29. Schrader JA, Gardner SJ, Graves WR (2005) Resistance to water stress of Alnus maritima: intraspecific variation and comparisons to other alders. Environ Exp Bot 53:281–298CrossRefGoogle Scholar
  30. She W, Bai Y, Zhang Y, Qin S, Liu Z, Wu B (2017) Plasticity in meristem allocation as an adaptive strategy of a desert shrub under contrasting environments. Front Plant Sci 8:1933CrossRefGoogle Scholar
  31. Su ZX, Zhong ZC (1998) Studies on the reproductive ecology of Gordonia acuminata population. II. The patterns of reproductive allocation on the biomass in the population. Acta Ecol Sin 18:379–385Google Scholar
  32. Sui Y, Cui QQ, Dong M, He WM (2011) Contrasting responses of legume versus non-legume shrubs to soil water and nutrient shortages in the Mu Us sandland. J Plant Ecol 4:268–274CrossRefGoogle Scholar
  33. Suter M (2008) Reproductive allocation of care flava reacts differently to competition and resources in designed plant mixture of five species. Plant Ecol 201:481–489CrossRefGoogle Scholar
  34. Suzuki S, Kudo G (2005) Resource allocation pattern under simulated environmental change and seedling establishment of alpine dwarf shrubs in a mid-latitude mountain. Phyton 45:409–414Google Scholar
  35. Thornley JHM (1972) A model to describe the partitioning of photosynthate during vegetative plant growth. Ann Botany 36:419–430CrossRefGoogle Scholar
  36. Tian DS, Pan QM, Simmons M, Chaolu H, Du BH, Bai YF, Wang H, Han XG (2012) Hierarchical reproductive allocation and allometry within a perennial bunchgrass after 11 years of nutrient addition. PLoS ONE 7:e42833CrossRefGoogle Scholar
  37. Wang GX, Yu SL, Fang WW, Li DF, Yue M (2014) Research progress and prospects of correlation between plant community modules. Chin J Plant Ecol 33:2824–2833Google Scholar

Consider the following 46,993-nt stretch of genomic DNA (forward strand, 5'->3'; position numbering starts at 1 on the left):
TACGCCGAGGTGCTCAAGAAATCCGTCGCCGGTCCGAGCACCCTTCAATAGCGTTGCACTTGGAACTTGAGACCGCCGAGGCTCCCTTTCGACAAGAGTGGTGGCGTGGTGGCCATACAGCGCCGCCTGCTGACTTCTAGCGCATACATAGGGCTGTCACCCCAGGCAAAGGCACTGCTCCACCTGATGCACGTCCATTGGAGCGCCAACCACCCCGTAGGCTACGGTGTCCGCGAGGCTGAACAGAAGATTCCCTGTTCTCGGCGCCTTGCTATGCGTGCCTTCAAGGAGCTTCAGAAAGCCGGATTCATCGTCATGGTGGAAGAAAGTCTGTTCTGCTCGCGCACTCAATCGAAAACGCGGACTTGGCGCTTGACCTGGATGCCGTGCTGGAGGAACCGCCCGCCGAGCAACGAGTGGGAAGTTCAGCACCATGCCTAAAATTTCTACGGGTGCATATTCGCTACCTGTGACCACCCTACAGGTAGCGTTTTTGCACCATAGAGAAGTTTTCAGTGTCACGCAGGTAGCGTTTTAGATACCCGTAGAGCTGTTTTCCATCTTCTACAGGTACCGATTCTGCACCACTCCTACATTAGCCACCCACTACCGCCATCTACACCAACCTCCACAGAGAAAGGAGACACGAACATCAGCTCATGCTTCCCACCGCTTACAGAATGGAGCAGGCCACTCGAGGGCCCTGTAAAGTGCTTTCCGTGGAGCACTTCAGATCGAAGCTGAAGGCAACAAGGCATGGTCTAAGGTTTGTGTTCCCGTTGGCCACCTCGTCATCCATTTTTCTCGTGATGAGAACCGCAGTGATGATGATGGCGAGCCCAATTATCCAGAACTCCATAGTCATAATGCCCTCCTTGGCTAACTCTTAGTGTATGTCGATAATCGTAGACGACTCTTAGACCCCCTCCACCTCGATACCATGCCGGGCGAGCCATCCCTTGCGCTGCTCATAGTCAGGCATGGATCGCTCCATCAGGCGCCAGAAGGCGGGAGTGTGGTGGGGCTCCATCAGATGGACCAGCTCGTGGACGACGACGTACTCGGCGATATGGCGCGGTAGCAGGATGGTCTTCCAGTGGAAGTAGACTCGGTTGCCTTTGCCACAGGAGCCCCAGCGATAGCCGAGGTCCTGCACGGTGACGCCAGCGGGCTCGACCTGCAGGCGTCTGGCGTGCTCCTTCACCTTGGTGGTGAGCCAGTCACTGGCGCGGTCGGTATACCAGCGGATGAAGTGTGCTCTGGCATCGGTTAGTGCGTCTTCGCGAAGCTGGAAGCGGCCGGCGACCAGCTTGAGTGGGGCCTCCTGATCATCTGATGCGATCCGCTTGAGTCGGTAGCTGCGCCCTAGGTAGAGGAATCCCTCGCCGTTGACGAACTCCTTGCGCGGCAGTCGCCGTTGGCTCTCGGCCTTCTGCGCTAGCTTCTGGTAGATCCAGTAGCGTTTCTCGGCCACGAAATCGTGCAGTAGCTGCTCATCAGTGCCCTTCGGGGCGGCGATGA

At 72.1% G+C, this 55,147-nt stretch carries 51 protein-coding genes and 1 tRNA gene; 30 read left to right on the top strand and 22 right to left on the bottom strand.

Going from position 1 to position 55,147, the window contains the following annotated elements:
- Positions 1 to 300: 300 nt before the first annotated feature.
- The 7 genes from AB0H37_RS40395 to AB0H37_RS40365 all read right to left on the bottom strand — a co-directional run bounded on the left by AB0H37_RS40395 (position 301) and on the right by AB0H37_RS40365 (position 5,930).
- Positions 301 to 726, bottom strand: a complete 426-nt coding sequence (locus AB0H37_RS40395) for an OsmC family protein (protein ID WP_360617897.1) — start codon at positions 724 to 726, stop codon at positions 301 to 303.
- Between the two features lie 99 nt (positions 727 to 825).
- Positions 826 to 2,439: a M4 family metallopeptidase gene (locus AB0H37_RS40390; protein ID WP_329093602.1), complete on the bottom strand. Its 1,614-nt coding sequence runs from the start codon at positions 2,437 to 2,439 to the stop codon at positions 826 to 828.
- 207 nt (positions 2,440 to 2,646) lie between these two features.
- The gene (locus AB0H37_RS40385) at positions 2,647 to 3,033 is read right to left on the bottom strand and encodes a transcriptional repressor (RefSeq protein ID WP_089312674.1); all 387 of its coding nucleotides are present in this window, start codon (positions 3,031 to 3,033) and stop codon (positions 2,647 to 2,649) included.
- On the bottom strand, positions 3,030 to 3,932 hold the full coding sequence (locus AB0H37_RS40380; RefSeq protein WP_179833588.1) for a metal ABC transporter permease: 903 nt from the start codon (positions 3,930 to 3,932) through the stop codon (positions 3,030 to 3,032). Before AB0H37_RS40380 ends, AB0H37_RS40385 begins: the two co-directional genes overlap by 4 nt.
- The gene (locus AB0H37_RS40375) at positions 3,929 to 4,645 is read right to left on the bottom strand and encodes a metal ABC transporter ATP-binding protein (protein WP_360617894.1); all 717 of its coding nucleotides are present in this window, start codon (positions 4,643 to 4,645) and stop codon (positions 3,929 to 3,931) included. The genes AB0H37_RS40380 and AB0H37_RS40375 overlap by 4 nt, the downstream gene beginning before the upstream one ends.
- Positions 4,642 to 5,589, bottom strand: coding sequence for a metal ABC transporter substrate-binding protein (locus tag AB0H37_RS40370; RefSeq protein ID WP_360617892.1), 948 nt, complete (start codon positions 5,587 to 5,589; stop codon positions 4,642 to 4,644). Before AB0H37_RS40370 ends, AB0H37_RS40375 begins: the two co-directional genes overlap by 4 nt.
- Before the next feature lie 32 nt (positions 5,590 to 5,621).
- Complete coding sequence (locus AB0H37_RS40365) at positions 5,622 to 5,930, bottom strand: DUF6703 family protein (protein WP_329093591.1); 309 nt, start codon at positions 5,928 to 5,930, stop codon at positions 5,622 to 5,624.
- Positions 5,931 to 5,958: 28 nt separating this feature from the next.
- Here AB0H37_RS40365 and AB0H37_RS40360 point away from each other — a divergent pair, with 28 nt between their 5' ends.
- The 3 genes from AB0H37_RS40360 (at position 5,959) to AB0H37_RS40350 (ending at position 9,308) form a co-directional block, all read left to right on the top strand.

38. Warton DI, Wright IJ, Falster DS, Westoby M (2006) Bivariate line-fitting methods for allometry. Biol Rev 81:259–291CrossRefGoogle Scholar
  39. Wheeler JA, Cortés AJ, Sedlacek J, Karrenberg S, Van Kleunen M, Wipf S, Hoch G, Bossdorf O, Rixen C (2016) The snow and the willows: earlier spring snowmelt reduces performance in the low-lying alpine shrub Salix herbacea. J Ecol 104:1041–1050CrossRefGoogle Scholar
  40. Wijk MTV, Williams M, Gough L, Hobbie SE, Shaver GR (2003) Luxury consumption of soil nutrients: a possible competitive strategy in above-ground and belowground biomass allocation and root morphology for slow-growing arctic vegetation? J Ecol 91(4):664–676CrossRefGoogle Scholar
  41. Xie J, Tang L, Wang Z, Xu G, Yan L (2012) Distinguishing the biomass allocation variance resulting from ontogenetic drift or acclimation to soil texture. PLoS ONE 7:e41502CrossRefGoogle Scholar
  42. Xu W, Wan S (2008) Water and plant mediated responses of soil respiration to topography, fire, and nitrogen fertilization in a semiarid grassland in north China. Soil Biol Biochem 40:679–687CrossRefGoogle Scholar
  43. Yu FH, Dong M, Krusi B (2004) Clonal integration helps Psammochloa villosa survive sand burial in an inland dune. New Phytol 162:697–704CrossRefGoogle Scholar
  44. Yu FH, Wang N, He WM, Chu Y, Dong M (2008) Adaptation of rhizome connections in drylands: increasing tolerance of clones to wind erosion. Ann Bot 102:571–577CrossRefGoogle Scholar

Copyright information

© Springer Science+Business Media, LLC, part of Springer Nature 2019

Authors and Affiliations

  • Minghan Yu
    • 1
    • 2
  • Guodong Ding
    • 1
    • 2
    Email author
  • Guanglei Gao
    • 1
    • 2
  • Zhonghua Liu
    • 1
    • 2
  • Chunyuan Wang
    • 1
    • 2
  1. 1.Yanchi Research Station, School of Soil and Water ConservationBeijing Forestry UniversityBeijingPeople’s Republic of China
  2. 2.Key Laboratory of State Forestry Administration on Soil and Water ConservationBeijing Forestry UniversityBeijingPeople’s Republic of China

Personalised recommendations